India must join forces with booming countries for cheaper CDR

India must join forces with booming countries to explore state-of-the-art technologies for cheaper CDR. 

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India must join forces with booming countries for cheaper CDR
Image Source: Internet, Pixabay

India must join forces with booming countries to explore state-of-the-art technologies for cheaper CDR. 

Furthermore, booming countries generating massive amounts of emissions per capita must take responsibility for CDR. 

Since CDR is expensive, India must join forces with rich countries to retrieve carbon in usable forms. 

Why must India join forces with booming countries for CDR?

Earth’s rising temperatures crossed 1.5 degrees Celsius above pre-industrial levels, as per a report from IPCC. 

Temperatures crossing the Paris Accord target of limiting warming raise global risk, calling for urgent CDR. 

Part 3 of the IPCC’s Sixth Assessment Report states, “All globals modelled pathways that limit warming to 1.5°C (>50%) with no or limited overshoot, and those that limit warming to 2°C (>67%) involve rapid and deep and in most cases immediate GHG emission reductions in all sectors.”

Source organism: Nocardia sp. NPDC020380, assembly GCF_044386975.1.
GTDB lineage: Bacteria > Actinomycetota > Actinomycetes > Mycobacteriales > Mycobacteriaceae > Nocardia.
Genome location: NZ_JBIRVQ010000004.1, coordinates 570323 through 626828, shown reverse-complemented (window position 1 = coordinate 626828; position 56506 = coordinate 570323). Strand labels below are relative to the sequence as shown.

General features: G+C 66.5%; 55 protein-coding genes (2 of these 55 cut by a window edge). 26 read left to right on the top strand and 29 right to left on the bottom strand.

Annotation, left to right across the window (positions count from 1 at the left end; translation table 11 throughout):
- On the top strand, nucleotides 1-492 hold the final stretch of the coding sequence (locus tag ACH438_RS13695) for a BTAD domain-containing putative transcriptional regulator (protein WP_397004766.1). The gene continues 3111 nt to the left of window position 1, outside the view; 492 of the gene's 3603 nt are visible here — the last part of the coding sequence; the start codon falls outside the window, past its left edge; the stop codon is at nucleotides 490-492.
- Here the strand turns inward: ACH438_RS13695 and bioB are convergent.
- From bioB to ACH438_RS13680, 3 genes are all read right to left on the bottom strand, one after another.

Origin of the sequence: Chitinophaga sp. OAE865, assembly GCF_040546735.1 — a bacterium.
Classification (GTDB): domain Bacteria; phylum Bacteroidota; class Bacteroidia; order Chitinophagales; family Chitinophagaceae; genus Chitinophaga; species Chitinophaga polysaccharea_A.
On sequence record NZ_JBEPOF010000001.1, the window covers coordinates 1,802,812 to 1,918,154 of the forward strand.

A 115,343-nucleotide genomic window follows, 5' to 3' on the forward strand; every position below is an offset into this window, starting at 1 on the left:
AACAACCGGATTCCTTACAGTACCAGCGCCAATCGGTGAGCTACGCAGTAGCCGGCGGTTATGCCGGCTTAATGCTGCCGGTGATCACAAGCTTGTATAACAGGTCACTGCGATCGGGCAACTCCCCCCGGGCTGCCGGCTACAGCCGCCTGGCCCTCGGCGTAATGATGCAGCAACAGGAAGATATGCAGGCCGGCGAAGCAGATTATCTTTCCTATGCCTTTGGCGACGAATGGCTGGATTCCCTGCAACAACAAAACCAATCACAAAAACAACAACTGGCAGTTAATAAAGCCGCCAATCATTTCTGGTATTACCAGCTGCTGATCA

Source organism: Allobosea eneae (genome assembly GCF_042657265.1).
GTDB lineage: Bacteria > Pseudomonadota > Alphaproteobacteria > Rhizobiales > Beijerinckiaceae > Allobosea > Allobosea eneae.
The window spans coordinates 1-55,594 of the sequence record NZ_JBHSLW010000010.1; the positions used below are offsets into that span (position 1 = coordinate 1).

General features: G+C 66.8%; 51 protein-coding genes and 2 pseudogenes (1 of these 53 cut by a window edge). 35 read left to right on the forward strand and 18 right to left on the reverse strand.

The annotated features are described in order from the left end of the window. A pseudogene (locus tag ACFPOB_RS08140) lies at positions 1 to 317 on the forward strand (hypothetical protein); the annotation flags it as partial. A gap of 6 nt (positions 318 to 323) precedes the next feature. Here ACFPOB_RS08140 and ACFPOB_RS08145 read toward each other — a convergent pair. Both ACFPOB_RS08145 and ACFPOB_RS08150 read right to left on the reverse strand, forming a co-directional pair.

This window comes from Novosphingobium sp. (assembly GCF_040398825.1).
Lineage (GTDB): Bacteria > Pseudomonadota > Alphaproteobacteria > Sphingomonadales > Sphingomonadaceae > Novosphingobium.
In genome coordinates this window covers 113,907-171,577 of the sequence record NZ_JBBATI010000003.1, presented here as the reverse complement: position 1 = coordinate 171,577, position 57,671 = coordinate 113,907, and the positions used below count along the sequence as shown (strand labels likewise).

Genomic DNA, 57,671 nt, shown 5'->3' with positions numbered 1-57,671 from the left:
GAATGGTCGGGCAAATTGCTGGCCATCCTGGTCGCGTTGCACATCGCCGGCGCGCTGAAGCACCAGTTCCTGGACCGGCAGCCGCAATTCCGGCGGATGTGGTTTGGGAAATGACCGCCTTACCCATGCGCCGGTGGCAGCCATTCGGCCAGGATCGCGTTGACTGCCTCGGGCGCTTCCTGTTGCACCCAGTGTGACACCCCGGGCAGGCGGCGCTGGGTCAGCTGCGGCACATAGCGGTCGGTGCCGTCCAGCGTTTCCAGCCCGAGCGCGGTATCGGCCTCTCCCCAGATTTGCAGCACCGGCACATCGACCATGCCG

“Modelled mitigation strategies to achieve these reductions include transitioning from fossil fuels without CCS to very low- or zero-carbon energy sources, such as renewables or fossil fuels with CCS, demand side measures and improving efficiency, reducing non-CO2 emissions, and deploying carbon dioxide removal (CDR) methods to counterbalance residual GHG emissions.”

Why is there an urgent need for carbon dioxide removal?

As per the report, South Asia’s average production emissions account for 1.6 tonnes and 1.5 tonnes in consumption. 

Europe accounts for 6.5 tonnes and 7.8 tonnes, respectively. 

However, North America accounts for 16 tonnes in production and 17 tonnes in consumption. 

Nevertheless, countries contributing to massive emissions should take responsibility for CDR.

How to achieve effective CDR?

High emission countries can use atmospheric CO2 to produce plastic to achieve reductions in CDR costs. 

India must join forces with booming countries to discover ways to capture CO2 for useful chemical processes. 

Nevertheless, India’s foremost responsibility is to give CDR utmost priority and change the discourse on climate change. 

Lastly,

India would benefit in the long run by joining forces with booming countries for less expensive CDRs. 

Also Read – Mumbai’s Climate Action Plan: A game-changer for India

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